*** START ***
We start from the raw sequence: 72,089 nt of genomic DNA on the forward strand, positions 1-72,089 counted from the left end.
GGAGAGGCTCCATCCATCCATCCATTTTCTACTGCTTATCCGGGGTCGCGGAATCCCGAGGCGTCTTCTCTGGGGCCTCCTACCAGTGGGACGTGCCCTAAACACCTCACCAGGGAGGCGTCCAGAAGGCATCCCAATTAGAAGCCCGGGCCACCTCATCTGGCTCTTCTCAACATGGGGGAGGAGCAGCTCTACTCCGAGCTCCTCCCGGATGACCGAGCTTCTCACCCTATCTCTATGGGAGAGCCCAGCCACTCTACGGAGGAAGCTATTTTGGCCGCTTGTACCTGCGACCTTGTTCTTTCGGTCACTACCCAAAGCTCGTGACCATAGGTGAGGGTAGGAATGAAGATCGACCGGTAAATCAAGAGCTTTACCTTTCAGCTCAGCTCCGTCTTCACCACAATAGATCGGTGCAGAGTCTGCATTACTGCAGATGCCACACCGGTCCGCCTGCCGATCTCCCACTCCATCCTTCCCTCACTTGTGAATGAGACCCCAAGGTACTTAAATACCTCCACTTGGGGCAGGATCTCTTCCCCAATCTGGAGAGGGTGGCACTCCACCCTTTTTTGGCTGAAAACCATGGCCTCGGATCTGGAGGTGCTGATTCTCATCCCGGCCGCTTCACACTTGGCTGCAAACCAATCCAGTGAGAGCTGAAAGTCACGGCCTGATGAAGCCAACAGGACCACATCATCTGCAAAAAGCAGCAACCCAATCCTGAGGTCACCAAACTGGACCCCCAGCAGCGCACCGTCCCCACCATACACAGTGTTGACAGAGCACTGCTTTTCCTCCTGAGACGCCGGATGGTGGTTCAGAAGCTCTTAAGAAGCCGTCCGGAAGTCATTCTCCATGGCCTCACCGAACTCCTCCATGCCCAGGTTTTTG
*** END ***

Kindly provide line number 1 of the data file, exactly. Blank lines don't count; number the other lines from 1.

We start from the raw sequence: 72,089 nt of genomic DNA on the forward strand, positions 1-72,089 counted from the left end.